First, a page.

Published: Sun, January 14, 2018
Finance | By Loren Pratt

Catherine Deneuve defends men's right to 'seduce', denounces #MeToo campaign

Catherine Deneuve defends men's right to 'seduce', denounces #MeToo campaign

Many including women rights activists have criticized the open letter by actress Catherine Deneuve and other eminent Frenchwomen about men being unfairly targeted in the post-Harvey Weinstein and #MeToo movement era.

The letter attacked feminist social media campaigns like #MeToo and its French equivalent #Balancetonporc (Call out your pig) for unleashing this "puritanical. wave of purification". "This vigilante (online) justice has punished men in their jobs, forced some to resign, when all they did was touch a knee, try to steal a kiss, talk about "intimate" matters in a work dinner".

The signatories of the letter claim that "a legitimate protest against the sexual violence that women are subject to, particularly in their professional lives", has turned into a "witch-hunt".

"Dozens of women responded in a counter letter published this morning".

However, there are others who though not fully agreeing to Deneuve, said she may have some valid points to make.


The letter got a mostly hostile reception on social media, quickly becoming the most tweeted story onTwitter in France.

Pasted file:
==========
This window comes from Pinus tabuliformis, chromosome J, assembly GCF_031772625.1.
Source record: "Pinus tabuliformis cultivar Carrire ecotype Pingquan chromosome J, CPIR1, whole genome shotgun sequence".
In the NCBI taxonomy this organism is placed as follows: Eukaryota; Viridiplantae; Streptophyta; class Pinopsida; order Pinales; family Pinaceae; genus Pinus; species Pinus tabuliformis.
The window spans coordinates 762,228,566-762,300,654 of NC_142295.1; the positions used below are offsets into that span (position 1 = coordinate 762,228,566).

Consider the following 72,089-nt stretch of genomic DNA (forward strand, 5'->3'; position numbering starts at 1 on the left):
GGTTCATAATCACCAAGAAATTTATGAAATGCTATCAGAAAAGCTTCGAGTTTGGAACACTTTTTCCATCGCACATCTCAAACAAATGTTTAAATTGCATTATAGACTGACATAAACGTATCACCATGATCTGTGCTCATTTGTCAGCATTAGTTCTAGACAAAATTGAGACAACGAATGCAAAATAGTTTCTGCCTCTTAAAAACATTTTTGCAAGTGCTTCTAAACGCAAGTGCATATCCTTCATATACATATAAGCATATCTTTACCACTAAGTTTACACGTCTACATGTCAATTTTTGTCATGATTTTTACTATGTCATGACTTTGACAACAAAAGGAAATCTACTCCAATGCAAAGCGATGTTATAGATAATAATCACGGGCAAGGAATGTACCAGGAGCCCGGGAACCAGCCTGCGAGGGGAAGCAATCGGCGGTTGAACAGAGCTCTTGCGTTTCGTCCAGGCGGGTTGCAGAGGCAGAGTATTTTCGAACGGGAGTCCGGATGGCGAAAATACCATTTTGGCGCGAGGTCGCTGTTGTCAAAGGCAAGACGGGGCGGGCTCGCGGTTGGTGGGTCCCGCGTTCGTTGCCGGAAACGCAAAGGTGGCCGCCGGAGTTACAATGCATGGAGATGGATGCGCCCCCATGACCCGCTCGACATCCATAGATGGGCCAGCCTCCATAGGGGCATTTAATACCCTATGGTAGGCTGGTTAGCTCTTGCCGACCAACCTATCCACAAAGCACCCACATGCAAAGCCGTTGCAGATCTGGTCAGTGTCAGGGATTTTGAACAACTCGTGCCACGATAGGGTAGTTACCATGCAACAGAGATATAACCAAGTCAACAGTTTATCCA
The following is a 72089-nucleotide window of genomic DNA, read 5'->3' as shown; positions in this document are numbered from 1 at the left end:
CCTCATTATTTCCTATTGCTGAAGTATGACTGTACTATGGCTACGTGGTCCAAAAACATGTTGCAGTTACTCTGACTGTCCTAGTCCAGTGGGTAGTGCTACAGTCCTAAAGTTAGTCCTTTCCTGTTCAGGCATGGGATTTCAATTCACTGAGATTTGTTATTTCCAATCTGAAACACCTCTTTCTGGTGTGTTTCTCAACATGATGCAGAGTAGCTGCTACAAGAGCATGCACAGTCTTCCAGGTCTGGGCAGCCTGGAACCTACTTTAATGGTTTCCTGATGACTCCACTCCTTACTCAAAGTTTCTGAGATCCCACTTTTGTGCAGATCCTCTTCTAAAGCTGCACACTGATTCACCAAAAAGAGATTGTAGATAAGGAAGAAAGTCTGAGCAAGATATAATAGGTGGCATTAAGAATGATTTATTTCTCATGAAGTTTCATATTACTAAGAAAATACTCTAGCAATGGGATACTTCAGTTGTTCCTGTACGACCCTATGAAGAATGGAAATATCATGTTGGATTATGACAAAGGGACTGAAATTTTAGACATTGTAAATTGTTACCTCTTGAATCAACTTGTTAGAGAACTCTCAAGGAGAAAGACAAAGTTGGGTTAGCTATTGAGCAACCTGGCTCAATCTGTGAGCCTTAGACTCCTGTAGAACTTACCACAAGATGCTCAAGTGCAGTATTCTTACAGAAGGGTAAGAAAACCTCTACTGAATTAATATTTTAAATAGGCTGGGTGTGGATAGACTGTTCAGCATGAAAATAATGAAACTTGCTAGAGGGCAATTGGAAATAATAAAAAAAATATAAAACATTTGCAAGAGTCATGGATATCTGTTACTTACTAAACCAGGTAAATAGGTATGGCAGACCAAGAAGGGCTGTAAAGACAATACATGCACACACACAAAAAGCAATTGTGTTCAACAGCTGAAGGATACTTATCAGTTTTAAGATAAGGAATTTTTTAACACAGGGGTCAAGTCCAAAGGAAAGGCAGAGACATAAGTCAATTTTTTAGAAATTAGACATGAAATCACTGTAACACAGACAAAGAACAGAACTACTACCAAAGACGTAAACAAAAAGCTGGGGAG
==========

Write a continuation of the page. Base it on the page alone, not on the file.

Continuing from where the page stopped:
"Instead of helping women, this frenzy (...) actually helps the enemies of sexual liberty - religious extremists and the worst sort of reactionaries".

"I don't think it is the right method to change things, it is excessive", she said previous year.

In the letter, Deneuve et al address the patriarchy directly and point out some of the hypocrisies of the movement we are living in-where a women can recognize the difference between a sexually depraved act, such as having a man expose his privates on a subway, and catalogue it as a non-event-but can't accept a coworker sending a sexually explicit text message. "After "Calling our your pig" what are we going to have, 'Call out your whore?'" she said past year. But the women go on to argue that it infantilizes women to believe that they need protection from making the distinction between sexual aggression and the naturally "offensive and primitive" nature of sexual impulses. They argue that the movement has become a witch hunt against men and will usher in an era of sexual puritanism. And, in an interview with The Sunday Times Magazine back in 2015, rocker Chrissie Hynde, 66, said she took "full responsibility" for a sexual assault incident she experienced at age 21, in which she was raped by a motorcycle gang member who offered her a ride to a party. The French broadcasting watchdog later called her comments "retrograde".

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